“What you should not eat out of is PVC,” said OSU student Simon Fraher. “And obviously you’re not going to eat out of a PVC pipe but this is also PVC,” he said as he pointed to a Red Vines container. “This stuff isn’t that good for you. It can be carcinogenic and can cause hormonal problems. As can BPA.”

Fraher and other students in his class explained to visitors at their booth that BPA, though it has been banned from most water bottles, is still in many canned goods.

“Refried beans, canned tomatoes, canned anything,” Fraher said. “That has BPA in it. You have BPA in you right now. It’s in your blood stream from eating those foods. So that’s something people should be aware of.”

Fraher also stressed the importance of recycling.

“These PETE-type of plastic water bottles take about 10 million years to break down,” he said. “They’re reusable. So you can drink out of this. Your grandchildren can drink out of this. Their grandchildren can drink out of this.”

Earth Week events continue at OSU throughout the rest of the week. Click here for more details.

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Chief Meteorologist Justin Stapleton‘s Daily Forecast Discussion:  

On and off showers for most of the day this Tuesday as the trough of low pressure (think a big dip in the jetstream) is pooling chilly air across the Pacific Northwest. That allowed us to see everything from rain, mtn. snow, and even some soft ice pellets, or graupel. Tonight, more rain will fall, same as today, with showers and breaks throughout the night. Lows tonight will sit in the mid to low 40s.

The next two days will be fairly wet at the coast and inland valleys as back to back fronts will push through. Rainfall estimates are anywhere from 1-2″ in total at the coast and around an inch in the valleys. Winter weather advisories have been posted for the Northern Cascades, where close to 6″ of new snow may fall around the ski resorts level. Closer to the passes, travelers will see some icy conditions with 1-2″ of new snow to deal with. Highs will also be well below normal, only topping out in the mid 50s each day.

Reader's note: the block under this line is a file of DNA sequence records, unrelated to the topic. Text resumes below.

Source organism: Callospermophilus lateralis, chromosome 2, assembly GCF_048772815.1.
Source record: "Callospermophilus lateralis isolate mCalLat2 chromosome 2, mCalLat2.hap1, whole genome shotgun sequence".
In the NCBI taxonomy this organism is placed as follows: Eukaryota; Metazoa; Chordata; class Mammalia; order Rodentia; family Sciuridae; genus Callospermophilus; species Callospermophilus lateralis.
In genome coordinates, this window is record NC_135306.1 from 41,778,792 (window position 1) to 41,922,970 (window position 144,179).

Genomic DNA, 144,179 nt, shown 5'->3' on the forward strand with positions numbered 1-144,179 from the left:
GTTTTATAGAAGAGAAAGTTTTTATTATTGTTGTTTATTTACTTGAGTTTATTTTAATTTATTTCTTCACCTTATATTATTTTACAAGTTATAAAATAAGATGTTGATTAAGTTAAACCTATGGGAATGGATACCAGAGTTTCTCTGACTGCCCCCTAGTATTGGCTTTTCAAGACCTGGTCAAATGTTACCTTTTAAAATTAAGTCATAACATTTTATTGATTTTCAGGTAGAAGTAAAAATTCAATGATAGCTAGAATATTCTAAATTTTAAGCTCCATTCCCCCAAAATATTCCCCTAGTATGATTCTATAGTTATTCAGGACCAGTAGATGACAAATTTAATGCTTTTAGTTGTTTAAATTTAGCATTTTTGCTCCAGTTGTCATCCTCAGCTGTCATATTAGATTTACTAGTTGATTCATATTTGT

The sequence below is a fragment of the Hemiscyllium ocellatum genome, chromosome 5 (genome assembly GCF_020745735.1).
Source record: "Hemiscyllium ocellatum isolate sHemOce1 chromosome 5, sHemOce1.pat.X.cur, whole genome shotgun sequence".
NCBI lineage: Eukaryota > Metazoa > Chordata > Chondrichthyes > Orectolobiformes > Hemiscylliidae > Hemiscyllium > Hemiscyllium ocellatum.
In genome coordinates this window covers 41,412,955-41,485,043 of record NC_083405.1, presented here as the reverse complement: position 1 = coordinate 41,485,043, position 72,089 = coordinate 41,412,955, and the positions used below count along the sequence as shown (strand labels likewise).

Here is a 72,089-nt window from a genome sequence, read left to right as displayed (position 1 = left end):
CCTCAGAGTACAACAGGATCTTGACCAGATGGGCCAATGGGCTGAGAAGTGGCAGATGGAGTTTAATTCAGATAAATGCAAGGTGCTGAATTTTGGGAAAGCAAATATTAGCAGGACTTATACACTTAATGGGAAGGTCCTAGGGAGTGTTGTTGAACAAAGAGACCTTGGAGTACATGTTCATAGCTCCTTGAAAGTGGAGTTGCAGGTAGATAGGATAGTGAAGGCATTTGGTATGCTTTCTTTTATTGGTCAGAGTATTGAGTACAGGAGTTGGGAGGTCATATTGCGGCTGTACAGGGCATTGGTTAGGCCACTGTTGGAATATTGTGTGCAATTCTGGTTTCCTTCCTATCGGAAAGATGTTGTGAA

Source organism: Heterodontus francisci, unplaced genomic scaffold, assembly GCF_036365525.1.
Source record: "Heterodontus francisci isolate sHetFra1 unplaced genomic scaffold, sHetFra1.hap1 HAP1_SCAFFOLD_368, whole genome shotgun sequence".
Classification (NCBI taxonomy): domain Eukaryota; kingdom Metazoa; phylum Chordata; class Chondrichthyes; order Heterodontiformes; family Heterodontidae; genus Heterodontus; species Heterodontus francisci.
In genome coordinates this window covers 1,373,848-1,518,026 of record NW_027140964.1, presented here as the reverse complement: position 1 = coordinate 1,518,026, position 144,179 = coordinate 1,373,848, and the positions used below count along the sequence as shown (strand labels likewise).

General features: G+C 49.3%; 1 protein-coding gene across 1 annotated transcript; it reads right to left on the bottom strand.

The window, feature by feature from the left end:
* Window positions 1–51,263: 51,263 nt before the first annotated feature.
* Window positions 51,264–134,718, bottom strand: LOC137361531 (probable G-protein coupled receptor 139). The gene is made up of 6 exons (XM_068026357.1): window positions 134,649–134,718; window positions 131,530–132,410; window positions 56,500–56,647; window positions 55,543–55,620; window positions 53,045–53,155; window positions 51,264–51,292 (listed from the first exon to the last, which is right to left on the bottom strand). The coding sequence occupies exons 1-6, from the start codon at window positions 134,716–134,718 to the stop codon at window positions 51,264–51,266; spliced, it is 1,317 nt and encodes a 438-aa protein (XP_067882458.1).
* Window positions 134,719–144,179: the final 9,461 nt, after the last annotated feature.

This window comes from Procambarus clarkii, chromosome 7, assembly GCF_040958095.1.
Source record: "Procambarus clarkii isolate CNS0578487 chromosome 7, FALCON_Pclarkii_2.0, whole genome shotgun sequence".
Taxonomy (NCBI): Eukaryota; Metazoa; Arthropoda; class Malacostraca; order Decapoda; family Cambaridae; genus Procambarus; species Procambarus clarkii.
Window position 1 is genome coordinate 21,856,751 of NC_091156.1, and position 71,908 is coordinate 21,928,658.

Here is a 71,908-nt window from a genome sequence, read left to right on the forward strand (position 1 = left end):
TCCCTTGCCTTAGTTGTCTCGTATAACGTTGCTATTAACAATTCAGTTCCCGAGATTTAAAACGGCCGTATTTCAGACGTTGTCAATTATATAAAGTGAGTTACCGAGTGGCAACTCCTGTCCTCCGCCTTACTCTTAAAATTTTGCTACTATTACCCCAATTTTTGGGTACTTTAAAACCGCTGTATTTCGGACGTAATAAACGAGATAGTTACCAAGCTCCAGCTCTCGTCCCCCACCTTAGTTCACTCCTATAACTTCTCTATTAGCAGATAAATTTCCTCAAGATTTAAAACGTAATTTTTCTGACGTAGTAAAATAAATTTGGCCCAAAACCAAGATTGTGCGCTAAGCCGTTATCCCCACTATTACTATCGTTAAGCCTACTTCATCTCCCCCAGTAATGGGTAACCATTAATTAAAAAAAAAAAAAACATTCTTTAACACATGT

Friday also see plenty of showers, however by early Saturday, we might actually get about a 8 hour dry window as the next storm won’t arrive until Saturday evening. Sunday and Monday are back to showers but temperatures will be slowly rising back into the low 60s.

Have a great Tuesday night!

- Chief Meteorologist Justin Stapleton

Come chat with me on Facebook and Twitter ! 

Do you have a weather question you’ve always wanted to ask a meteorologist? Now’s your chance! Submit your questions here, and I might answer them on air.

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EUGENE, Ore. — The Eugene man killed by a log on a Florence beach Sunday was remembered by his friends and frequent customers, Tuesday.

Ming Hsieh and his wife own the Yi Shen Market and Restaurant in west Eugene. Friends and acquaintances say the news of his death is heartbreaking. They remembered his generosity and how his American dream helped pave the way for other local businesses.

People who visit Yi Shen usually walk right through the front doors and were greeted by Hsieh and his wife while they ate or picked up grocery items. But on Tuesday, people who visited stayed outside the doors to drop stuff off.

People left flower, their thoughts and their prayers for Hsieh’s family.

Officials say he lost his life to help save a family member.

“My dad had called me and told me. I was driving. It probably wasn’t a good time to hear it. I actually had to pull over and I started crying. I started thinking about him,” said friend Angela Chan.

Chan knew Hsieh since she was a kid. She now co-owns the Koho Bistro and says his work ethic never went unnoticed by anyone who knew him.

“He has inspired me with all his hard work. He’s a super hard worker and he’s always there. Every time I went there, he was always at the restaurant,” Chan said.

Friends and frequent customers say Hsieh’s iconic store paved the way for other businesses in town.

“He was a big figure in the Asian community and a lot of people went to him. I think he was the first pho restaurant here in Eugene and really helped open the door for Vietnamese food,” Chan said.

“When you go in there, it’s always him and his wife, you know, iconic mom and pop, American dream store,” said frequent customer Tony Ngo.

“All I could think is he’s a hardworking man. He was always head down in his cuisine,” said frequent customer Bret Ford.

That hard work, paired with a soft heart leaves an impression on friends and anyone who walks out of those doors at Yi Shen.

“We just lost a great man,” Ngo said.

“He was a really sweet and gentle man,” Chan said.

4-22 house fireEUGENE, Ore. — Investigators are still looking into what caused a house fire in North Eugene Tuesday.

It happened just before 2 p.m. at a home on Gilham Road. The Eugene-Springfield Fire Department says no one was home at the time of the fire, but a pet cat died in the blaze.

About six units and 22 firefighters showed up on scene, putting out the fire in about 20 minutes.

Neighbors say it got pretty scary at one point.

“It was smoking pretty bad and coming out of all of the vents at the top of the house and then I looked in the back and the flames were shooting up out the back,” said neighbor Debbie Kostrikin.